Blasting-Zone.com recently conducted an in-depth interview with original L.A. GUNS frontman Paul Black. Several excerpts follow:
Blasting-Zone.com: What led to your departure from the group?
Paul: "When we first put the band together, we got off to really good strong start. This was around the same time that GUNS N' ROSES were getting off the ground. We were gonna play a really big show at the Troubadour. Right before we did the show, Tracii [Guns, guitar] took off and left the band. He went to New York to play with a Playboy playmate that was signed to Atlantic Records. …I guess he felt that was a better opportunity. After Tracii left, we had Robert Stoddard join the band so we could pick up and get going again, but we were always on the trail of GUNS N' ROSES after that because GUNS N' ROSES played our slot at the Troubadour and played in front of our audience. From there forward, they always had the edge. After Tracii rejoined, we started going in a heavy metal direction again. I didn't like the direction the band was going in. I think it was a mutual decision for me to leave the band. I felt it was better for me to go off on my own in my own direction with a new project. Right after Nickey did the drums for the first record, they got rid of him, too because they had an opportunity to get a big rock star in the band. I guess Tracii idolized W.A.S.P.. He had the chance to get the drummer from W.A.S.P. and he took it."
Blasting-Zone.com: What was your main motivations behind filing the lawsuit (against L.A. GUNS)? Was it purely over publishing rights?
Paul: "I didn't understand why they had taken my name off the songs and put the new members' names on them. I couldn't understand it. I had someone try to negotiate with them and we talked personally at a club. They were like 'Hey, this is just a big mistake…' They told me that Polygram had told them that it was standard policy that the songwriting credits stay with the band when a singer leaves… something ridiculous like that. I don't know how they bought that. There was so much shit going on behind my back that I didn't know who was telling the truth and who wasn't. …It turned into a big mess. I tried working something out with them, but the lawyers would never make anything that was ever remotely an offer to me to settle it. There were nine songs all together. Some of them were the hits and I simply couldn't let them go, as a artist. If the album had gone platinum, I would have been beating my head against the wall. It wasn't that I wanted to get into a lawsuit. In fact, it was the last thing that I ever wanted to do. It also turned out to be one of my biggest mistakes."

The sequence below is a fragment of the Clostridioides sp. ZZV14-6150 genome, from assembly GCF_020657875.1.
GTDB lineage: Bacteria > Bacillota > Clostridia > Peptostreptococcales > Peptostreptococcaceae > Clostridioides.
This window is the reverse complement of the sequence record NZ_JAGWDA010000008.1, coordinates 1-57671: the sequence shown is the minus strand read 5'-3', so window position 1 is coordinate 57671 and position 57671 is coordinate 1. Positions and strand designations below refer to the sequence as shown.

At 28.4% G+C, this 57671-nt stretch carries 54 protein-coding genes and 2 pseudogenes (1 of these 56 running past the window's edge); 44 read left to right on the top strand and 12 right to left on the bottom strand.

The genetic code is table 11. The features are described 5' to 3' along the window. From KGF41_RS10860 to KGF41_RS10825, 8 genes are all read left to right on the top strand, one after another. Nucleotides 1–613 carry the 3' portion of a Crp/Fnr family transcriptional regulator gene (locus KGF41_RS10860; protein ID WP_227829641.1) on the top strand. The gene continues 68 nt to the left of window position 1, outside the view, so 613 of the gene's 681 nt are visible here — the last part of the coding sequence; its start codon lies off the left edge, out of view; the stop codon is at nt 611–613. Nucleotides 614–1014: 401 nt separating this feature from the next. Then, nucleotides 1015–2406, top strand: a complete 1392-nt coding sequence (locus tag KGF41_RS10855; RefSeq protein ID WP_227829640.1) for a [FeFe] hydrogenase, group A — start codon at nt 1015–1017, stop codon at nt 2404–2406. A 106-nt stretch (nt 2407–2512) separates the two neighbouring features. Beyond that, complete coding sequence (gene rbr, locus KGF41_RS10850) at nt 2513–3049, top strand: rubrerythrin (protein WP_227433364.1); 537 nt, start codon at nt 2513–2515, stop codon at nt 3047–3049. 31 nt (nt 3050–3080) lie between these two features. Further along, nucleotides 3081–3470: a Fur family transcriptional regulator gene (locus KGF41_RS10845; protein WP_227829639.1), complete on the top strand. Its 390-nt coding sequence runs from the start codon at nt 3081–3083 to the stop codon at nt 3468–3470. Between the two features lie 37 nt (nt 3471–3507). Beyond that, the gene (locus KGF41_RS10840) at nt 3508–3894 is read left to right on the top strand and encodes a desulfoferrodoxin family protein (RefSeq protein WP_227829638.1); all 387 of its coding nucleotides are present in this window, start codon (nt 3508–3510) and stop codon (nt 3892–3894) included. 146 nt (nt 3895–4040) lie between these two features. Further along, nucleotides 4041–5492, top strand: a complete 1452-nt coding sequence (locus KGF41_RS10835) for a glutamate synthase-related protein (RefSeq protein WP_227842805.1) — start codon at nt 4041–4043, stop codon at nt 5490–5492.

Blasting-Zone.com: What happened to the West Coast reunion tour that was rumored to have been in the works?
Paul: "I was in London on vacation when the ('Black List') record got printed up. When I got back here…Mick Cripps asked me if I'd be willing to do a few shows with them with the original line-up…Mick, Tracii and Nickey Alexander on drums. But they didn't want to get Robert Stoddard on guitar. I guess they wanted Kelly Nickels to play. I talked to Tracii and he sounded really up for it. There was a management and booking company that was going to set up the tour…for a West Coast tour. The whole purpose of the tour was to bury the hatchet, get back together with some old bandmates and revisit some songs we had written together twenty years ago. But I guess somehow in the time it took to put it all together, Nickey kinda lost interest. He just didn't want to do it. I didn't hear from Tracii. I guess he just ended up joining QUIET RIOT, which I guess isn't even happening now. Everything's up in the air right now."
Blasting-Zone.com: Considering all of the lead vocalist changes L.A. GUNS has gone through, have you ever considered attempting to rejoin the group?
Paul: "No. The direction of the music is so different from what I wanted to do, really. …To get together and do a reunion…to play those songs again after twenty years is one thing. To step back into being the singer for L.A. GUNS is not something that I wanted to do. I don't think I was ever really a heavy metal singer. I don' think I have that kind of voice. …I have a rock 'n' roll voice, definitely, but I'm no heavy metal screamer. I think that's what L.A. GUNS may have wanted, although they didn't have that with the new singer."
Read the entire interview at Blasting-Zone.com.